Should the device prove effective, it could replace invasive point-of-care blood draws for clinical laboratory testing during patient drug therapy monitoring
What if it were possible to perform therapeutic drug monitoring (TDM) without invasive blood draws using breath alone? Patients fighting infections in hospitals certainly would benefit. Traditional TDM can be a painful process for patients, one that also brings risk of bloodline infections. Nevertheless, regular blood draws have been the only reliable method for obtaining viable samples for testing.
One area of critical TDM is in antibiotic therapy, also known as personalized antibiotherapy. However, for antibiotic therapy to be successful it typically requires close monitoring using point-of-care clinical laboratory testing.
Now, a team of engineers and biotechnologists from the University of Freiburg in Germany have developed a biosensor that can use breath samples to measure antibiotic concentrations present in blood, according to a University of Freiburg press release.
The team’s non-invasive collection method requires no needle sticks and can allow for frequent specimen collections to closely monitor the levels of an antibiotic prescribed for a patient. The biosensor also provides physicians the ability to tailor antibiotic regimens specific to individual patients, a core element of precision medicine.
The researchers published their findings in the journal Advanced Materials, titled, “Biosensor-Enabled Multiplexed On-Site Therapeutic Drug Monitoring of Antibiotics.”
Can a Breath Biosensor Be as Accurate as Clinical Laboratory Testing?
The University of Freiburg’s biosensor is a multiplex, microfluid lab-on-a-chip based on synthetic proteins that react to antibiotics. It allows the simultaneous measurement of several breath samples and test substances to determine the levels of therapeutic antibiotics in the blood stream.
To perform their research, the University of Freiburg team tested their biosensor on blood, plasma, urine, saliva, and breath samples of pigs that had been given antibiotics. The results the researchers achieved with their device using breath samples were as accurate as standard clinical laboratory testing, according to the press release.
The microfluidic chip contains synthetic proteins affixed to a polymer film via dry film photoresist (DFR) technology. These proteins are similar to proteins used by drug-resistant bacteria to sense the presence of antibiotics in their environment. Each biosensor contains an immobilization area and an electrochemical cell which are separated by a hydrophobic stopping barrier. The antibiotic in a breath sample binds to the synthetic proteins which generates a change in an electrical current.
“You could say we are beating the bacteria at their own game,” said Wilfried Weber, PhD, Professor of Biology at the University of Freiburg and one of the authors of the research paper, in the press release.
Rapid Monitoring at Point-of-Care Using Breath Alone
The biosensor could prove to be a useful tool in keeping antibiotic levels stable in severely ill patients who are dealing with serious infections and facing the risk of sepsis, organ failure, or even death. Frequent monitoring of therapeutic antibiotics also could prevent bacteria from mutating and causing the body to become resistant to the medications.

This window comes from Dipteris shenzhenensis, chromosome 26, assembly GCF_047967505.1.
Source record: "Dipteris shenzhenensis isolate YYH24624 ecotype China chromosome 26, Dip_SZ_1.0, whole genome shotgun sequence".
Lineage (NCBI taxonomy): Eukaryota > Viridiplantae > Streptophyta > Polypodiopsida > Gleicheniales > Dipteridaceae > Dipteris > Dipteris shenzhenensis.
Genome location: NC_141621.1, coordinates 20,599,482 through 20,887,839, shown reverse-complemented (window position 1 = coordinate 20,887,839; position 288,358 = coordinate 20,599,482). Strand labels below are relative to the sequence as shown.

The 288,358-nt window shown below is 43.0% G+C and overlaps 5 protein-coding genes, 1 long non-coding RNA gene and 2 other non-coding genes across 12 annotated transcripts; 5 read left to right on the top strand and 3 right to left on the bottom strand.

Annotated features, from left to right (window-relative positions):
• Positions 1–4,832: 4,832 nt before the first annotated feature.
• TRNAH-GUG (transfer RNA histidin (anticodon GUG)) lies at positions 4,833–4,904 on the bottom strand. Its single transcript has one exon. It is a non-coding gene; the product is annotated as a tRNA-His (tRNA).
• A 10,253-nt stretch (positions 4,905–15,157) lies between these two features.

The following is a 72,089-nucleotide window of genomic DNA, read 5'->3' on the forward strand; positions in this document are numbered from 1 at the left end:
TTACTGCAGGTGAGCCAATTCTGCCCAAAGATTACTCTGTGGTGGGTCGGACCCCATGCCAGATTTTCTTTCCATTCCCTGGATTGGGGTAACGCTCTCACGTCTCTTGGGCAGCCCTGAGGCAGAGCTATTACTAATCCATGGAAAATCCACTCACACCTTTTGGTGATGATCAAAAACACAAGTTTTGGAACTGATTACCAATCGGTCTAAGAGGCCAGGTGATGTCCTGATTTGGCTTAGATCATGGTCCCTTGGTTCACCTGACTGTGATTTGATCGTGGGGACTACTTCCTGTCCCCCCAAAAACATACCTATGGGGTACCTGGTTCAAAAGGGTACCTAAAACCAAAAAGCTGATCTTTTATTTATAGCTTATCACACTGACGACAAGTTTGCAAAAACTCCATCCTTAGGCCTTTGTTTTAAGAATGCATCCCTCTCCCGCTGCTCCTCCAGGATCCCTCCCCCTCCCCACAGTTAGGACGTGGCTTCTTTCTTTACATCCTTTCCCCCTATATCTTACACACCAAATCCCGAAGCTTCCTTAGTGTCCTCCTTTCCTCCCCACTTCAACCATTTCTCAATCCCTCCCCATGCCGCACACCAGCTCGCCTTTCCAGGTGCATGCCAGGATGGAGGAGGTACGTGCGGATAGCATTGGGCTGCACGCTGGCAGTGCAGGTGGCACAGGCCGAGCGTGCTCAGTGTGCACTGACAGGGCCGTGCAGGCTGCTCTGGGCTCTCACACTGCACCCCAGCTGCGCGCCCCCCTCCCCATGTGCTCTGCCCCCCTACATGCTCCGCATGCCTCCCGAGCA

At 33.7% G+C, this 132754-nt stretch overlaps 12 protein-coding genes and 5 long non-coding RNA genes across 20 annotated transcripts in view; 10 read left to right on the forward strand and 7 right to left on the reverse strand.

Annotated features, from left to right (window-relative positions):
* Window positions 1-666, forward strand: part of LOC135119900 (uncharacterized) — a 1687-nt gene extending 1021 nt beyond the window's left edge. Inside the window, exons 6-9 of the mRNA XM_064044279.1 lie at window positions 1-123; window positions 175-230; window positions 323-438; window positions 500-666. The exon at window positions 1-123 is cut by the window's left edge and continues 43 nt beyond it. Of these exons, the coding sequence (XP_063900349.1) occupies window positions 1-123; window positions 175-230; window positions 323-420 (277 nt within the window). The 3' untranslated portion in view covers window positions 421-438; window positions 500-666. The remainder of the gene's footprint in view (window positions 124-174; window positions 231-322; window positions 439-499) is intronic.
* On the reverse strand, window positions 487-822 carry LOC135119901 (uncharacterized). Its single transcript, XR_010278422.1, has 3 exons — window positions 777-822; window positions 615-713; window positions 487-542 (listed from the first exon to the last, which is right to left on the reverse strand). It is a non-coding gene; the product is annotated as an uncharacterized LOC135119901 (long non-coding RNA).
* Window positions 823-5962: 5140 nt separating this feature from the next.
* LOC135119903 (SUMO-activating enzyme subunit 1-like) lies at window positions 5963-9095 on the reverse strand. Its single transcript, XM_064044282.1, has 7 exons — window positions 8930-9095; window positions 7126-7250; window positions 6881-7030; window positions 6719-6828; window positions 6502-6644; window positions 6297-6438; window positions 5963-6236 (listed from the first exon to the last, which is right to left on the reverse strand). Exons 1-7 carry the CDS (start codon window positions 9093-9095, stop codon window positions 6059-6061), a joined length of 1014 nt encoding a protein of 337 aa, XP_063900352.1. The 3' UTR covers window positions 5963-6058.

“Rapid monitoring of antibiotic levels would be a huge advantage in hospital,” said H. Ceren Ates, PhD, scientific researcher at the University of Freiburg and one of the authors of the study in the press release. “It might be possible to fit the method into a conventional face mask.”
Along those lines, the researchers are also working on a project to create wearable paper sensors for the continuous measurement of biomarkers of diseases from exhaled breath. Although still in the development stages, this lightweight, small, inexpensive paper sensor can fit into conventional respiratory masks, according to a University of Freiburg press release.
Other Breath Analysis Devices Under Development
Devices that sample breath to detect biomarkers are not new. Dark Daily has regularly reported on similar developments worldwide.
In “NIST Scientists Enhance Frequency Comb Breathalyzer Enabling It to Detect Multiple Disease Biomarkers,” we reported on research conducted at JILA, a research center jointly operated by the National Institutes of Standards and Technology (NIST) and the University of Colorado Boulder, that could pave the way for real-time, noninvasive breath analysis to detect and monitor diseases, and potentially eliminate the need for many blood-based clinical laboratory tests.
And in “Will Blowing in a Device Be Useful in Screening for COVID-19? FDA Grants Its First EUA for a Breathalyzer SARS-CoV-2 Screening Test,” Dark Daily covered the FDA’s first ever emergency use authorization (EUA) for a portable breath test device designed to screen for SARS-CoV-2 infection. Developed by InspectIR Systems, the COVID-19 Breathalyzer identifies a chemical signature associated with SARS-CoV-2 in about three minutes with 91.2% sensitivity and 99.3% specificity.
Thus, University of Freiburg’s non-invasive lab-on-a-chip biosensor is worth watching. More research is needed to validate the effectiveness of the biosensor before it could be employed in hospital settings, however, monitoring and managing antibiotic levels in the body via breath samples could prove to be an effective, non-invasive method of providing personalized antibiotic therapy to patients.
Clinical trials on human breath samples are being planned by the University of Freiburg team. This type of precision medicine service may give medical professionals the ability to maintain proper medication levels within an optimal therapeutic window.